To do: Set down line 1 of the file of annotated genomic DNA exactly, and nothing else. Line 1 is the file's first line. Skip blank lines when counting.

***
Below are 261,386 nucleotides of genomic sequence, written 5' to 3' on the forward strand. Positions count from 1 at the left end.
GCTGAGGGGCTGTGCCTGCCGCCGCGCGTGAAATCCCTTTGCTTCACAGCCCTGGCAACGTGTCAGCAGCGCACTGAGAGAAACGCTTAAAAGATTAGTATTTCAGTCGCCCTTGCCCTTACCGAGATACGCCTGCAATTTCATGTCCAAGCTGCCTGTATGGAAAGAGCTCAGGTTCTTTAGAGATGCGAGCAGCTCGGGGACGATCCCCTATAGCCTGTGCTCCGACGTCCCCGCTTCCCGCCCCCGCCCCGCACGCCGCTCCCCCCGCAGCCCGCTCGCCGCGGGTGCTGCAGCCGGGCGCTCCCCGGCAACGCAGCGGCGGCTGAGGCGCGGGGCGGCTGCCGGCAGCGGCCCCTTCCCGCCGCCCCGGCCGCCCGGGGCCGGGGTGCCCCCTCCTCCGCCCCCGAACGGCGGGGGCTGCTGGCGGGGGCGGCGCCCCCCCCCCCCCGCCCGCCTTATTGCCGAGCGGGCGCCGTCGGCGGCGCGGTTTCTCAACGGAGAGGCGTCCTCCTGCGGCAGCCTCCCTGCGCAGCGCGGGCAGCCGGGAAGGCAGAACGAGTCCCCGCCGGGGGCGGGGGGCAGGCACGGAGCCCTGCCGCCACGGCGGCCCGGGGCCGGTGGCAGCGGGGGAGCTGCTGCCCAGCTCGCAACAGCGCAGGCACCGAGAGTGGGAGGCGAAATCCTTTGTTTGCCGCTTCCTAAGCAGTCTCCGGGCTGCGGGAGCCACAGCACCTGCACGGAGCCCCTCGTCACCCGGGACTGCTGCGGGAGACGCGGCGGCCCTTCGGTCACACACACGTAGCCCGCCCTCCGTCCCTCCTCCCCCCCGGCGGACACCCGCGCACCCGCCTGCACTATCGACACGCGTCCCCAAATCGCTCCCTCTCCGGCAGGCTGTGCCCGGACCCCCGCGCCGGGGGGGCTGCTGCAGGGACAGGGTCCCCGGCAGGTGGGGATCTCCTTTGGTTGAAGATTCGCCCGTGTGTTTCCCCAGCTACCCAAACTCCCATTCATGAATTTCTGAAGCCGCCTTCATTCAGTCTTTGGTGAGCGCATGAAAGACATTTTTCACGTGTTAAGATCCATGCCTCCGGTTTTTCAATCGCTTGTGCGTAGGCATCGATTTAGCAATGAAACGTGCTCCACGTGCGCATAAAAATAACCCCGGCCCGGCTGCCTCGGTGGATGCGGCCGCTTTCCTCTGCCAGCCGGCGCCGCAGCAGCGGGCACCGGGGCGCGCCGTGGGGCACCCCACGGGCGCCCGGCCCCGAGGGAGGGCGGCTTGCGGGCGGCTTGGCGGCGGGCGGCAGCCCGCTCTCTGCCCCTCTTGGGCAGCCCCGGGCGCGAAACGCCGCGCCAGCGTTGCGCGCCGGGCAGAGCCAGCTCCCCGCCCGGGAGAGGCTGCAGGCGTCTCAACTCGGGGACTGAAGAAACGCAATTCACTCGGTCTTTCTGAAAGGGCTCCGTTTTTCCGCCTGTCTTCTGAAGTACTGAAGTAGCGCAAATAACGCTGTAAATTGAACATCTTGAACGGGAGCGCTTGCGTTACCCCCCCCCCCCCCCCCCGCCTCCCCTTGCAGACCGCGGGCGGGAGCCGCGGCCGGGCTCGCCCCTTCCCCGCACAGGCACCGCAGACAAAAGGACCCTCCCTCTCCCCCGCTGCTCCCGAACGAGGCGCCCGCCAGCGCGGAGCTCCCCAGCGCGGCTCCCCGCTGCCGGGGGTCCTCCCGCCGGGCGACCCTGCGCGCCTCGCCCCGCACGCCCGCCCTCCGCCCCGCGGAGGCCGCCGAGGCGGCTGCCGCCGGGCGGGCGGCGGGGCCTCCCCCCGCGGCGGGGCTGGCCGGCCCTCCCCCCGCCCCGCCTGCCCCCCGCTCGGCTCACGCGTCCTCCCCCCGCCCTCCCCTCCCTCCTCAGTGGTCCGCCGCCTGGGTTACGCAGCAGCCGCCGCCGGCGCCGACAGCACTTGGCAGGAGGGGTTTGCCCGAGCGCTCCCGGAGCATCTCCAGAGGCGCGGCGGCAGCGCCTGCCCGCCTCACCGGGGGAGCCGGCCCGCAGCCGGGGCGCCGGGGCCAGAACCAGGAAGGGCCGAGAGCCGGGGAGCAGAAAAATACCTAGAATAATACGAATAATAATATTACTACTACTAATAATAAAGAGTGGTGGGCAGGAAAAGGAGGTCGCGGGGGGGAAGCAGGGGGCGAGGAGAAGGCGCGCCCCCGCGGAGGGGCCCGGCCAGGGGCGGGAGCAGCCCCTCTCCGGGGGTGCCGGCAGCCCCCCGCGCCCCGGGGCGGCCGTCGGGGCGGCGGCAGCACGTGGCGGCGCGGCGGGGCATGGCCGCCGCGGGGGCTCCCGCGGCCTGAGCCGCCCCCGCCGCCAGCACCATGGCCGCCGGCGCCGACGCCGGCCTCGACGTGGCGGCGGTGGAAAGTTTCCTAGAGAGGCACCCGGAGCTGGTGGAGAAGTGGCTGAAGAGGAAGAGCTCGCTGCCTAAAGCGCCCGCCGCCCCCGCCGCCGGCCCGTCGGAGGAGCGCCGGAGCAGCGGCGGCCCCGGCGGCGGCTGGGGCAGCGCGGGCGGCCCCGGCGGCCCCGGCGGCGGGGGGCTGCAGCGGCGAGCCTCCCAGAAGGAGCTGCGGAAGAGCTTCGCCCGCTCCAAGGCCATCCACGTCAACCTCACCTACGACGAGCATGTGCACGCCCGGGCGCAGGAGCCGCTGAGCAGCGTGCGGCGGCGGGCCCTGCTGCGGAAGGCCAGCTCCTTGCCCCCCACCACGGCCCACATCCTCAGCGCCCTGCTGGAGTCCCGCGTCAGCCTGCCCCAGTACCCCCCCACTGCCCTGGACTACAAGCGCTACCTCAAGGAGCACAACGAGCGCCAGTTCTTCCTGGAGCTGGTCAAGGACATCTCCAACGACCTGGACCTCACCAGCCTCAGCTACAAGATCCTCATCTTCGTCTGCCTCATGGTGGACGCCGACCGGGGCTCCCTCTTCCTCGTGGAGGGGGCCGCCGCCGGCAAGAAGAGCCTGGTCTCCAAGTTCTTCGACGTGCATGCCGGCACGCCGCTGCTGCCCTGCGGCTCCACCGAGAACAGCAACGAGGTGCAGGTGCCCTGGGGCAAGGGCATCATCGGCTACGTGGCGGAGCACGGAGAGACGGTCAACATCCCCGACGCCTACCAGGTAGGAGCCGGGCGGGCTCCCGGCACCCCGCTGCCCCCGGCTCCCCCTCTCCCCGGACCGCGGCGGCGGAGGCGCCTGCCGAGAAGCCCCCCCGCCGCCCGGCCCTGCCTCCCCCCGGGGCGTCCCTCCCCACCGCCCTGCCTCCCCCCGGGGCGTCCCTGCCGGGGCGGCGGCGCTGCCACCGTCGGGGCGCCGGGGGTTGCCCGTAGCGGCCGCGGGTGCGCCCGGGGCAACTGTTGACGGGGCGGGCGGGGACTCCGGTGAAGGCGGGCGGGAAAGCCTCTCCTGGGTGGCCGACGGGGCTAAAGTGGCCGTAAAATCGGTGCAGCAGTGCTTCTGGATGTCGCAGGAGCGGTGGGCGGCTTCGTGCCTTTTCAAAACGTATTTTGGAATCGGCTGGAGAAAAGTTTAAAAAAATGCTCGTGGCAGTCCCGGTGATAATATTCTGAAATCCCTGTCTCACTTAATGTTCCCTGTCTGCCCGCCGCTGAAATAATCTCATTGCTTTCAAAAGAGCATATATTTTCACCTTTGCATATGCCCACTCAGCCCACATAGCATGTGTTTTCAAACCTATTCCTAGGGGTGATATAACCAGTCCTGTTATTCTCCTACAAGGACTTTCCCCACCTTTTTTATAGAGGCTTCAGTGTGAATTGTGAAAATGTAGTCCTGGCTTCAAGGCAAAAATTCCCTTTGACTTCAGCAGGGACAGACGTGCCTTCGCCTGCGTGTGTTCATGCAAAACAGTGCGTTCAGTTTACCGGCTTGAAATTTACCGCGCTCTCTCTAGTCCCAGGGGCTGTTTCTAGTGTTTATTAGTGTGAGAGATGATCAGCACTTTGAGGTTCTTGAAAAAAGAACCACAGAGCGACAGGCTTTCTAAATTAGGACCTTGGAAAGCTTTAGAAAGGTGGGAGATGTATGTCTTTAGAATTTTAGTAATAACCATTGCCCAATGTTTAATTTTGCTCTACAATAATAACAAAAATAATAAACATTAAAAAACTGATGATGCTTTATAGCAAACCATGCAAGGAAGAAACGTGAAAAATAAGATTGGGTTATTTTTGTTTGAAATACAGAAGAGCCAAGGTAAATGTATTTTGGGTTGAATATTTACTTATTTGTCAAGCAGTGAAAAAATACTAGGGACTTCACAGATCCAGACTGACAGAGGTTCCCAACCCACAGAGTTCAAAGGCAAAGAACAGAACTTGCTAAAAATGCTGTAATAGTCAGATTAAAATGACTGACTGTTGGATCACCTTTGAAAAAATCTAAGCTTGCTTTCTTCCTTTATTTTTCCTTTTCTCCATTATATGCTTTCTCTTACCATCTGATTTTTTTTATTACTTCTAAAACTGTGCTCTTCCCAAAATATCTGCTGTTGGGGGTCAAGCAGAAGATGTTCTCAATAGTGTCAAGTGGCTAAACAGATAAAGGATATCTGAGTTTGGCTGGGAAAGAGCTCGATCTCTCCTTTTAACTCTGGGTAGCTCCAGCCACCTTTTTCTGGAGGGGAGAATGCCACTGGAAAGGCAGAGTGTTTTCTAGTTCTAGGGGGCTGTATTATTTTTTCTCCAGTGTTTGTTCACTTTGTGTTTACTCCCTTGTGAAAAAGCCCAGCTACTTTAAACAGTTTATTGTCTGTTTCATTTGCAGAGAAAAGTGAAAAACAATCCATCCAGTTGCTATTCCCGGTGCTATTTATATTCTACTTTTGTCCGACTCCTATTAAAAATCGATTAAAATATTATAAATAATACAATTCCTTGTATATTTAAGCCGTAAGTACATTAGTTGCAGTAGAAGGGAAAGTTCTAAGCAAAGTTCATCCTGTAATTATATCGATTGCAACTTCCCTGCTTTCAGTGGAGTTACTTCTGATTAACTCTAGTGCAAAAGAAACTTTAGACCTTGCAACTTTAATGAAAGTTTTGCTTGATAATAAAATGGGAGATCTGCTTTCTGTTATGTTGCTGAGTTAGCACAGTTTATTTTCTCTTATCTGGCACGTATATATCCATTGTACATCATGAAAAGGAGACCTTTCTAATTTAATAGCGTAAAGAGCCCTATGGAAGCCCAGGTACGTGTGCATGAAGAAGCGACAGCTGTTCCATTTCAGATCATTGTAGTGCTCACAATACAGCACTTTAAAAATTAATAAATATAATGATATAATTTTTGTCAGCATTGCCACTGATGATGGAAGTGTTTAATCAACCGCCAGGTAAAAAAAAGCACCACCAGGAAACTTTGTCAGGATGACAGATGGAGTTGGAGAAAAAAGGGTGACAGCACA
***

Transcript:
Below are 261,386 nucleotides of genomic sequence, written 5' to 3' on the forward strand. Positions count from 1 at the left end.